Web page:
Friday, 11 February 2011

Good Vestments

The Bad Vestments Blog is a little acerbic at the moment, so I thought it would be uplifting to look at some nice tat instead.

This black set is interesting rather than very beautiful - perhaps a 1950s or 60s attempt to produce something up-to-date while retaining the old forms. The round-ended cross orphrey is a bit uncomfortable, but the Celtic knots and the weave in the black silk ground fabric looks very handsome.

The white set to the right is quite similar to my own old white set. The floral patterns on the orphrey are nicely elaborate without being as, well, flowery as some you occasionally see.

Both these chasubles appeared in recent eBay sales.

Monday, 7 February 2011

Last Things

'Could you come and see my mother?' said the lady on the phone yesterday. 'She's dying and we think she would like to see a vicar.' So I pedalled down to the church, collected the Oil of the Sick and the Blessed Sacrament, and headed off to one of the local nursing homes where I met Ruth, unable to speak and possibly not hearing much either, drifting in and out of sleep. So I did as much of the standard Last Rites as made sense, assured Ruth had been a regular churchgoer in the past, and her daughters seemed to think that would have helped.

My experience of ministering to the dying has been unsatisfactory, really. I don't remember getting any preparation at theological college, and I think Il Rettore at Lambourne assumed I knew what to do, while I assumed I did as well until it became clear that there was an actual form to follow, at least in the old rites. In fact, I've only just become aware that there is a provision in Common Worship that covers the standard Last Rites of Confession, Absolution, Unction and Communion. The trouble is that none of the available rites seem completely satisfactory. The old 1662 Prayer Book order for the Visitation of the Sick has some beautifully moving prayers in it, but also suggests rather too strongly for modern tastes that any given sickness is a distinct expression of God's will. The traditional Roman Rite is better in tone and explicitly includes Unction, of course, but is massively lengthy and has a number of rather bizarre prayers. The Common Worship provision includes all four elements, which is a considerable triumph for Catholicism in the Anglican Church, but its prayers are comparatively watery. So, as so often, I've ended up cobbling together my own version, which is not what you're supposed to do.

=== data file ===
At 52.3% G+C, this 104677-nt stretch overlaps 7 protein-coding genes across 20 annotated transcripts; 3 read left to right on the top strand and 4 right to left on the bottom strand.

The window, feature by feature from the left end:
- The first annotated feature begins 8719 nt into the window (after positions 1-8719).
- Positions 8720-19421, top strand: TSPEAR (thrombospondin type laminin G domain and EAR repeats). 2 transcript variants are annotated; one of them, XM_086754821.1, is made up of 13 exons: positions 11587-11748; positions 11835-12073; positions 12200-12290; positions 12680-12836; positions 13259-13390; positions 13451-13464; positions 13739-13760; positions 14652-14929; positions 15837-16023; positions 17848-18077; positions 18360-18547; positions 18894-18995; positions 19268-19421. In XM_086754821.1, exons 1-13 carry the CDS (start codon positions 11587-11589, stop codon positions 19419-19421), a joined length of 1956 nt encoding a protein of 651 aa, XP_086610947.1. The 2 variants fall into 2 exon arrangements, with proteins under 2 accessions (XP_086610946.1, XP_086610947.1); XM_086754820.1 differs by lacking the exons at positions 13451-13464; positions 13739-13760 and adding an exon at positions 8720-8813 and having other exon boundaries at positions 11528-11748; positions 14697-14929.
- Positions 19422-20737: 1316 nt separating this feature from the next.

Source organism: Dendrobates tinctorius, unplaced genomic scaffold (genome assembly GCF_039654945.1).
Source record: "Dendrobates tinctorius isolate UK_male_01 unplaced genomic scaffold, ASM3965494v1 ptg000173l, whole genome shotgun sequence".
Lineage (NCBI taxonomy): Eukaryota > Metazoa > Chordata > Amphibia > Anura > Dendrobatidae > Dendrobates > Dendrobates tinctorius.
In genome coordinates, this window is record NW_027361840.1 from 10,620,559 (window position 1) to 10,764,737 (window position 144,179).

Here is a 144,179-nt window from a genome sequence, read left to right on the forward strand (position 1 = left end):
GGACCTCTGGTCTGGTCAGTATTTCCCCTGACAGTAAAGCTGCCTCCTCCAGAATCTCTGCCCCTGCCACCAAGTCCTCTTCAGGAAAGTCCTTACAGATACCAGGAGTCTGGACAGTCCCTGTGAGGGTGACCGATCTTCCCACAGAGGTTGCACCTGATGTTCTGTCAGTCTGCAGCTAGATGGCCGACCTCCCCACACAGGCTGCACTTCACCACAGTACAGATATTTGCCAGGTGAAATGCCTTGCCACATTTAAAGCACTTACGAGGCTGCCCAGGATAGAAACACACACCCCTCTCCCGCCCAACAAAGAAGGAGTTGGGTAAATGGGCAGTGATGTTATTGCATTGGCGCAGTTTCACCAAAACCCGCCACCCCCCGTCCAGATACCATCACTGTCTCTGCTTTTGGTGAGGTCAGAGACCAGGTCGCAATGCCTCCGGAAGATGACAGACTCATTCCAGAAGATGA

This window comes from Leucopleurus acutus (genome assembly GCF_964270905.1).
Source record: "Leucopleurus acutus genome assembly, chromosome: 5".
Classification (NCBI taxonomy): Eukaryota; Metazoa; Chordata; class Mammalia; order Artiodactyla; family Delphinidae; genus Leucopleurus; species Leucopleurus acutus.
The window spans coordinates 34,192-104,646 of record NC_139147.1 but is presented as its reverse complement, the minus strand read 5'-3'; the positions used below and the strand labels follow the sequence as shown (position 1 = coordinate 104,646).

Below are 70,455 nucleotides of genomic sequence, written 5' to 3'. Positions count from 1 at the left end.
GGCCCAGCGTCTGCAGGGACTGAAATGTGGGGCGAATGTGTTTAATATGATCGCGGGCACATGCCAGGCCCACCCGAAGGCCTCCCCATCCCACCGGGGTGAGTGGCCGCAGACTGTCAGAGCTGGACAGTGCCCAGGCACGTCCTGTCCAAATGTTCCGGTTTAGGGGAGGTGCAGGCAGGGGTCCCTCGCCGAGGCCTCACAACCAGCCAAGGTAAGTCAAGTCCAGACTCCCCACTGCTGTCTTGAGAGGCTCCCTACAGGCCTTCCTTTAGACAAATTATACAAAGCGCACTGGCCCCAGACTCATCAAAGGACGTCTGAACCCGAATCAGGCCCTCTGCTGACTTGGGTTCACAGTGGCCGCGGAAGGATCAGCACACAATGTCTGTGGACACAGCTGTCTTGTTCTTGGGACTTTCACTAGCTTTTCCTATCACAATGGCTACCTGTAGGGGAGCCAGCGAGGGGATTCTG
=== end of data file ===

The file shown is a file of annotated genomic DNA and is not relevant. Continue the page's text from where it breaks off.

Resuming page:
Clergy are so rarely now called to somebody in the final stages of life, still less have a chance to minister to a person over the course of an illness, which is what the liturgies anticipate as the standard. This makes it all the more necessary to have some kind of coherent, standard pattern that at least satisfies you so that you can depart from it as circumstances dictate. As even the Rituale Romanum says:

The Church presupposes ideal circumstances, or at least normal ones, as witnessed by the Roman Ritual, for carrying out her many prescriptions with dignity, edification, and effectiveness. Take, for example, the rubrics for processions, for the burial service, for communion brought to the sick, and for the sacrament of anointing of the sick. Yet how often her wishes in these matters are interfered with by enfeebled faith, by adverse conditions of weather, by an urge to rush through everything, or by inadequacies as to place, appurtenances, and participants. This is especially true in the case of conferring the sacrament of Christian consolation to the sick or dying. How often in our day, when negligence or violence or accidents or sudden seizure with fatal illness are by no means the exception, it is impossible to give this sacrament at all, or it is administered only in greatest haste, with curtailment of all but the essential anointing, thereby losing for the recipient as well as the bystanders so much of its signification as the Christ-mystery which heals, soothes, strengthens, purifies, consecrates, and ushers the Christian's soul into the joys of everlasting beatitude.